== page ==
Free access

Valdomiro A.B. de Souza, David H. Byrne, and Jeremy F. Taylor

Seedlings of 108 families from crosses among 42 peach [Prunus persica (L.) Batsch] cultivars and selections were evaluated for six plant characteristics in 1993, 1994, and 1995. The data were analyzed by using a mixed linear model, with years treated as fixed and additive genotypes as random factors. Best linear unbiased prediction (BLUP) was used to estimate fixed effects. Restricted maximum likelihood (REML) was used to estimate variance components, and a multiple trait model was used to estimate genetic and phenotypic covariances among traits. The narrow-sense heritability estimates were 0.41, 0.29, 0.48, 0.47, 0.43, and 0.23 for flower density, flowers per node, node density, fruit density, fruit set, and blind node propensity, respectively. Most genetic correlations among pairs of traits were ≥0.30 and were, in general, much higher than the corresponding phenotypic correlations. Flower density and flowers per node (ra = 0.95), fruit density and fruit set (ra = 0.84) and flower density and fruit density (ra = 0.71) were the combinations of traits that had the highest genetic correlation estimates. Direct selection practiced solely for flower density (either direction) is expected to have a greater effect on fruit density than direct selection for fruit density.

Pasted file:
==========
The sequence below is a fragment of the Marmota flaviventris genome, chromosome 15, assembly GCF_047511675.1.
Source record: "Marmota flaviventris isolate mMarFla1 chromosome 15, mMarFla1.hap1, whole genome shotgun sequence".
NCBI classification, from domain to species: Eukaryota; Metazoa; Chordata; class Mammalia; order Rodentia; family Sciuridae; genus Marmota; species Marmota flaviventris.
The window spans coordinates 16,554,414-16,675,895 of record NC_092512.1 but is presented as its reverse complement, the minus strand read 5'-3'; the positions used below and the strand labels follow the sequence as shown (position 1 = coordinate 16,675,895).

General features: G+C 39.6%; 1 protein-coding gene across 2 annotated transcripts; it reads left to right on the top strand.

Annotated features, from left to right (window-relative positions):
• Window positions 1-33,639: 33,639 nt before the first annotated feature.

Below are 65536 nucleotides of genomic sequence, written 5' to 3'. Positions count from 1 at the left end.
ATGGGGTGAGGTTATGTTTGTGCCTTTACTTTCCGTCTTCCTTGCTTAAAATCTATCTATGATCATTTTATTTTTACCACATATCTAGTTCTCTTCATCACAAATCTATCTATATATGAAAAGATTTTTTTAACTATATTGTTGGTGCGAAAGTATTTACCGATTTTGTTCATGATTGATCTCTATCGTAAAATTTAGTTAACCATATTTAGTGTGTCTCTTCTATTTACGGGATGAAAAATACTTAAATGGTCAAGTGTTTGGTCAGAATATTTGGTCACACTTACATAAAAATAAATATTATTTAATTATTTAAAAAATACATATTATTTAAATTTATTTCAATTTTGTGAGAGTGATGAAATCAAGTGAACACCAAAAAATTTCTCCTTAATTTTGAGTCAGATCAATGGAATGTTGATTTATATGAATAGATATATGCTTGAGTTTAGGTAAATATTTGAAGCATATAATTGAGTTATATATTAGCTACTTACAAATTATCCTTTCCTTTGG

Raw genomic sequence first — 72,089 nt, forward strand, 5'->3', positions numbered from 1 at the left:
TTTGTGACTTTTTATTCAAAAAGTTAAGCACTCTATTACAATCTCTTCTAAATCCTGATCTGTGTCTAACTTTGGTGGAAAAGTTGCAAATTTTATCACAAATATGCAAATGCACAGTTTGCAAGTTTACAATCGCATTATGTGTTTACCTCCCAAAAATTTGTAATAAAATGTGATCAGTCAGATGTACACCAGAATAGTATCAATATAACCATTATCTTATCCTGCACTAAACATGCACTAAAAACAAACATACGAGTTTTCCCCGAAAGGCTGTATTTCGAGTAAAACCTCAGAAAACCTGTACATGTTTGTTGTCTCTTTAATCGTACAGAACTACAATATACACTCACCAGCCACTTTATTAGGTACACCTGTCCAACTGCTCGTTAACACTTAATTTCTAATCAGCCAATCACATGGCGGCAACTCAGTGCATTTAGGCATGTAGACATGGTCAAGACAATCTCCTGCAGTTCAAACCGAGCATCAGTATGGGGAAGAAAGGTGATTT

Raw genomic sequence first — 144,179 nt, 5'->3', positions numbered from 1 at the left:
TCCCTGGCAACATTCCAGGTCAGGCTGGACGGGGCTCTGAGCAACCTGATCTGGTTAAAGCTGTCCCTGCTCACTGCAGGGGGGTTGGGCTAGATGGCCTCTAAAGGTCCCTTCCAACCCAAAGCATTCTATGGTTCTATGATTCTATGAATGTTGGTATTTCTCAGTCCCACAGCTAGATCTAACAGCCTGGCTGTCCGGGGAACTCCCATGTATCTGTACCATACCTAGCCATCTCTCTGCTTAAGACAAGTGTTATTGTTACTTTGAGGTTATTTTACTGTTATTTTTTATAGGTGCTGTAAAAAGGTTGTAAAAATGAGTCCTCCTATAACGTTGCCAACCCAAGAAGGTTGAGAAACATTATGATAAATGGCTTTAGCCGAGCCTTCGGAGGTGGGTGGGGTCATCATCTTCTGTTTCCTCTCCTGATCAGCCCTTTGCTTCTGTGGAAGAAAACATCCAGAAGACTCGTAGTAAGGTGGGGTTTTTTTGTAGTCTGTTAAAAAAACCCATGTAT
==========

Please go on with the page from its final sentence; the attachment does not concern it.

Full access

Zhuping Fan, Yike Gao, Ling Guo, Ying Cao, Rong Liu, and Qixiang Zhang

of direct selection; 3) to estimate the correlations between the tested phenotypic traits, making it possible to forecast the performance of certain traits by observing correlations and simplify the process of breeding; and 4) to analyze the

Open access

Guo-Liang Jiang, Laban K. Rutto, and Shuxin Ren

, and y is the number of years. Coefficients of phenotypic and genotypic correlations were computed using SAS codes described by Holland (2006) , as r_{pij} = σ pij /(σ pi ·σ pj ), and gij = σ gij /(σ gi ·σ gj ) where σ pij and σ gij are the

Free access

Peter J. Zale, Daniel K. Struve, Pablo Jourdan, and David M. Francis

traits. Family variances were estimated using the covariance test option of the MIXED procedure on the sum of traits x and y using Eq. [4] ( Vargas-Hernandez et al., 2003 ): Family mean phenotypic correlations were calculated for all pairwise

Free access

Steven M. Todd, Van-Den Truong, Kenneth V. Pecota, and G. Craig Yencho

significant effect. SCA was considered significant if the parents demonstrated a statistically significant female × male interaction for the trait. Trait correlations were analyzed using the multivariate option in JMP (version 9.0). Phenotypic correlations